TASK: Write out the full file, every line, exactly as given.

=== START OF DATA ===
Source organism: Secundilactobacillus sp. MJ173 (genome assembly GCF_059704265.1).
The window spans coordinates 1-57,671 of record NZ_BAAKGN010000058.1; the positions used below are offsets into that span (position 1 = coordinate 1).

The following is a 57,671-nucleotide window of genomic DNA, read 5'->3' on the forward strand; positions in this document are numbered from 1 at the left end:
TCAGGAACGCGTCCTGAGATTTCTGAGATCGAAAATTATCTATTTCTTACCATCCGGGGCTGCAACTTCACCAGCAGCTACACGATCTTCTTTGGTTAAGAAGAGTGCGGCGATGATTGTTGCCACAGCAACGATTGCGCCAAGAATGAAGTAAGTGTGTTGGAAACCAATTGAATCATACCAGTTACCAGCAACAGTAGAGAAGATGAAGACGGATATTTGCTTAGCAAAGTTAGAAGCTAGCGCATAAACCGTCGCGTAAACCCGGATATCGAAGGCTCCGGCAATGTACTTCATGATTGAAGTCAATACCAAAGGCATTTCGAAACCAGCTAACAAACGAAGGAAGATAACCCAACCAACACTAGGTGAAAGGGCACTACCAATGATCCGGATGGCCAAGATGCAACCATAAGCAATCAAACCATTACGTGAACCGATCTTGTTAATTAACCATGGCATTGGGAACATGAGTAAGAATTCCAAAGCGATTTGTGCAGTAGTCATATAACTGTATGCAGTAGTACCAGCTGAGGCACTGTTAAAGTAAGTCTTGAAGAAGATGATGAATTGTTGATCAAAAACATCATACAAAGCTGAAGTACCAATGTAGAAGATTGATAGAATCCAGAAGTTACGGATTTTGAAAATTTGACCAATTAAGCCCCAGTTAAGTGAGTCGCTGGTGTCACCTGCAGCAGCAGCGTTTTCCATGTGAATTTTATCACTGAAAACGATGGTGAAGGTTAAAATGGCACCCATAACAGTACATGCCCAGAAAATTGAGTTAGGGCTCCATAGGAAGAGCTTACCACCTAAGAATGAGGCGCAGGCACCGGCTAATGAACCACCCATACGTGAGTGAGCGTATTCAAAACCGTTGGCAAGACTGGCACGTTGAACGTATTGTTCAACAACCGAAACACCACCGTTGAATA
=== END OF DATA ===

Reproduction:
Source organism: Secundilactobacillus sp. MJ173 (genome assembly GCF_059704265.1).
The window spans coordinates 1-57,671 of record NZ_BAAKGN010000058.1; the positions used below are offsets into that span (position 1 = coordinate 1).

The following is a 57,671-nucleotide window of genomic DNA, read 5'->3' on the forward strand; positions in this document are numbered from 1 at the left end:
TCAGGAACGCGTCCTGAGATTTCTGAGATCGAAAATTATCTATTTCTTACCATCCGGGGCTGCAACTTCACCAGCAGCTACACGATCTTCTTTGGTTAAGAAGAGTGCGGCGATGATTGTTGCCACAGCAACGATTGCGCCAAGAATGAAGTAAGTGTGTTGGAAACCAATTGAATCATACCAGTTACCAGCAACAGTAGAGAAGATGAAGACGGATATTTGCTTAGCAAAGTTAGAAGCTAGCGCATAAACCGTCGCGTAAACCCGGATATCGAAGGCTCCGGCAATGTACTTCATGATTGAAGTCAATACCAAAGGCATTTCGAAACCAGCTAACAAACGAAGGAAGATAACCCAACCAACACTAGGTGAAAGGGCACTACCAATGATCCGGATGGCCAAGATGCAACCATAAGCAATCAAACCATTACGTGAACCGATCTTGTTAATTAACCATGGCATTGGGAACATGAGTAAGAATTCCAAAGCGATTTGTGCAGTAGTCATATAACTGTATGCAGTAGTACCAGCTGAGGCACTGTTAAAGTAAGTCTTGAAGAAGATGATGAATTGTTGATCAAAAACATCATACAAAGCTGAAGTACCAATGTAGAAGATTGATAGAATCCAGAAGTTACGGATTTTGAAAATTTGACCAATTAAGCCCCAGTTAAGTGAGTCGCTGGTGTCACCTGCAGCAGCAGCGTTTTCCATGTGAATTTTATCACTGAAAACGATGGTGAAGGTTAAAATGGCACCCATAACAGTACATGCCCAGAAAATTGAGTTAGGGCTCCATAGGAAGAGCTTACCACCTAAGAATGAGGCGCAGGCACCGGCTAATGAACCACCCATACGTGAGTGAGCGTATTCAAAACCGTTGGCAAGACTGGCACGTTGAACGTATTGTTCAACAACCGAAACACCACCGTTGAATA